By extracting the phosphorus from the manure, “we’re not pulling out much of the actual mass of the poultry litter—no more than 5%,” Blaney says. “But we’re pulling out the good stuff.” Those nutrients would be valuable for other farmers needing phosphorus for their crops, and would be in an easier and less expensive form to ship.
The extraction process takes place in two separate reactors and starts with a slurry of the poultry litter. In the first reactor, the engineers bring the slurry’s pH down to about 5, which releases ammonium and phosphates from the manure and into the water. The liquid is separated from the remaining solid and pumped into the second reactor. There, the team increases the liquid’s pH to about 9, which causes the end product, phosphorus-rich minerals, to precipitate out.
In their lab-scale tests, the engineers can recover between 80 and 90% of the phosphorus in a litter sample. Mostly, the team produces an ammonium phosphate mineral called struvite (MgNH4PO4•6H2O), which can serve as a slow-release fertilizer for crops. But they also precipitate out a calcium phosphate mineral (CaHPO4) that could be used as a nutrient supplement in animal feeds.
And the solid leftover in the first reactor isn’t just waste. It is still rich in organic matter, making it useful as a fertilizer that farmers could apply to fields without worrying about adding to their phosphorus levels. Blaney says the material could also be used in anaerobic digestion, a process that uses microbes to break down organic matter to produce biogas, a mixture of methane and carbon dioxide that can be burned as fuel.
Other phosphorus extraction methods already exist, including ones to pull out the nutrient from wastes such as biosolids leftover after wastewater treatment. But, Blaney says, those processes are often energy-intensive and require the addition of magnesium and ammonium to produce minerals.
To make this process sustainable, Blaney and his team want to minimize the amount of water and chemicals required. When the engineers analyzed the composition of chicken litter, they realized that it had all the elements they needed to form struvite. So the only additions they make are in the steps to acidify the slurry and precipitate the minerals. “What we really wanted to do was to find how to best utilize the full chemistry of the raw poultry litter,” Blaney says.
For the acidification step, the team decided to skip strong acids, which Blaney says would add to the cost of the process. Instead, the researchers bubble carbon dioxide into the manure slurry. To increase the pH in the second reactor, the engineers add sodium hydroxide and bubble in air to push out any residual CO2.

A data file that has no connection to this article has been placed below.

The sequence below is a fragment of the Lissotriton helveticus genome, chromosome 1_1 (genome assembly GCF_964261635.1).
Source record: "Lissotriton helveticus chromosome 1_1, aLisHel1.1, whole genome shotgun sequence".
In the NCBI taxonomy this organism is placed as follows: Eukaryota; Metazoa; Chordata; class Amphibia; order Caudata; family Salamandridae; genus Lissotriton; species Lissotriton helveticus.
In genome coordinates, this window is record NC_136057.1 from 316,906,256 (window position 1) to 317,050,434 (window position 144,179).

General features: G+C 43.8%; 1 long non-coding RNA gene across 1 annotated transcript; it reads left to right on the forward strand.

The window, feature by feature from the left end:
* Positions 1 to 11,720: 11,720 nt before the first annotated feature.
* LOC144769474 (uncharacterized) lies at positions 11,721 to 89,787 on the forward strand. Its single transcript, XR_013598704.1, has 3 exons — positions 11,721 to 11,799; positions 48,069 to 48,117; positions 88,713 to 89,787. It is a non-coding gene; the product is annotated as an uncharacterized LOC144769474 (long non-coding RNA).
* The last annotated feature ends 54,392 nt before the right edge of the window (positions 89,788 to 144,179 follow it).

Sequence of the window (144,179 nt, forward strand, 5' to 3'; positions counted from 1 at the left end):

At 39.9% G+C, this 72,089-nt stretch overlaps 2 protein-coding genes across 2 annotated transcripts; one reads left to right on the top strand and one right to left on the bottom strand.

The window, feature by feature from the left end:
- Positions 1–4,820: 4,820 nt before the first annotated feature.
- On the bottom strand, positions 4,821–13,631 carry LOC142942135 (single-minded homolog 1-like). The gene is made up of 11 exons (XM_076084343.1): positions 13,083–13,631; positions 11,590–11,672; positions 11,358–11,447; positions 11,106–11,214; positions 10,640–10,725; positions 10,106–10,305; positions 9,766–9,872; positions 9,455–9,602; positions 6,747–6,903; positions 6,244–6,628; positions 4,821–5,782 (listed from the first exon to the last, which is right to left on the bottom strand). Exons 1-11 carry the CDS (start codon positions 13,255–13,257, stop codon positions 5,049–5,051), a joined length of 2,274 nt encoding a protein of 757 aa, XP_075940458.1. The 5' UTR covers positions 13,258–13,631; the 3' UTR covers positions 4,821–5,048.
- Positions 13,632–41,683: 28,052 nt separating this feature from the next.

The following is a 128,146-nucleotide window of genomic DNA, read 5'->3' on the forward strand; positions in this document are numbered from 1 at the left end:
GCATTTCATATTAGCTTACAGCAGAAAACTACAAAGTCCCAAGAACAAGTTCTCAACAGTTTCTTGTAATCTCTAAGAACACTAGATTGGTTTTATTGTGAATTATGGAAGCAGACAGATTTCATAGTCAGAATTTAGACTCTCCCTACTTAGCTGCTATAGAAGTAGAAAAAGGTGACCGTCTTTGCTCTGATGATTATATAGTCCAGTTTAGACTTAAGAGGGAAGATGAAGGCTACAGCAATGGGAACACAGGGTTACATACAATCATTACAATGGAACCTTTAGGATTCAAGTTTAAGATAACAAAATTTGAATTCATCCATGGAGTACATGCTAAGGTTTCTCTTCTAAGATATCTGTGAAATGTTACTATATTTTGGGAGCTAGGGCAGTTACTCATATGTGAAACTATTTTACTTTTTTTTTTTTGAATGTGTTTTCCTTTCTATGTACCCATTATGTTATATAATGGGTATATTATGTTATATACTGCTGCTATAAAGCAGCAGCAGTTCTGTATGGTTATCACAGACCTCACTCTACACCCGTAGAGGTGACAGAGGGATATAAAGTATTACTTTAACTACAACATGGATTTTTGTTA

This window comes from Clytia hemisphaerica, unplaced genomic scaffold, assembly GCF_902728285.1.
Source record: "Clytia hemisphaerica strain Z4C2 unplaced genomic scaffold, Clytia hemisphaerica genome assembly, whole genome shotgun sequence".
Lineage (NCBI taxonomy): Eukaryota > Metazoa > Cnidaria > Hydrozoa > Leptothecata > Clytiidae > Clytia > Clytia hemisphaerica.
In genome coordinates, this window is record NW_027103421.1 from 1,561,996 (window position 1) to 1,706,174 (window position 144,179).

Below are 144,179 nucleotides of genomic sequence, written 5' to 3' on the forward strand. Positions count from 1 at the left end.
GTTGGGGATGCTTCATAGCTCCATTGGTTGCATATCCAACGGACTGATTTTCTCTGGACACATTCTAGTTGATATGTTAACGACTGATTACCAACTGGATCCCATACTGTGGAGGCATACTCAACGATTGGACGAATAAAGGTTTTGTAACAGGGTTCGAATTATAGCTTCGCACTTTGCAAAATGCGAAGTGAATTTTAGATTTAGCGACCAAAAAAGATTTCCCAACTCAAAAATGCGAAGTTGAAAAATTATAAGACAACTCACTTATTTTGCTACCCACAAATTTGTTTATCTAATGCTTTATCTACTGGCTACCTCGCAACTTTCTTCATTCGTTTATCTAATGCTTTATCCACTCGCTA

To reduce the water they use, the researchers pump out the liquid remaining in the second reactor at the end of the process and use it to form the slurry for the next manure batch. They can recycle the liquid through 10 cycles and still recover greater than 80% of the litter’s phosphorus.
Stephanie A. Lansing, an ecological engineer at the University of Maryland, College Park, says the extraction method is one way to increase the sustainability of chicken farming. Farmers import feed onto the Eastern Shore for their chickens, she says. “A portion of that comes out in the manure. But those nutrients stay on the shore and don’t necessarily go back to where the feed is grown.” Extracting the phosphorus and shipping it back to the feed growers could help close that loop.
Lansing is also working on other uses for chicken litter. She’s developing two technologies that turn the manure into energy. The first uses anaerobic digestion to produce biogas, and the other gasifies the manure into syngas, a fuel consisting mostly of hydrogen and carbon monoxide. Her group has demonstrated the technologies at multiple scales—from lab to farm scales.
Blaney is working with Triea Technologies, a small Maryland agricultural technology company, to translate his team’s extraction process into an on-farm system. He hopes to have such a system running on Richardson’s farm in Wicomico within the next year.
Richardson sees the extraction technology as a win-win situation for farmers. “If they can make it economical and I can get the by-products back—the organics and minor elements—it solves two problems: Me not losing my manure, and making the state happy with no phosphorus going on the field.”
For Ball, whether it’s converting chicken litter into an easy-to-transport fertilizer or a gaseous fuel to be burned, finding other uses for the manure will certainly help the water quality in the Chesapeake watershed. “A good solution,” he says, “would be one that is economically beneficial and is better than applying it to the land.”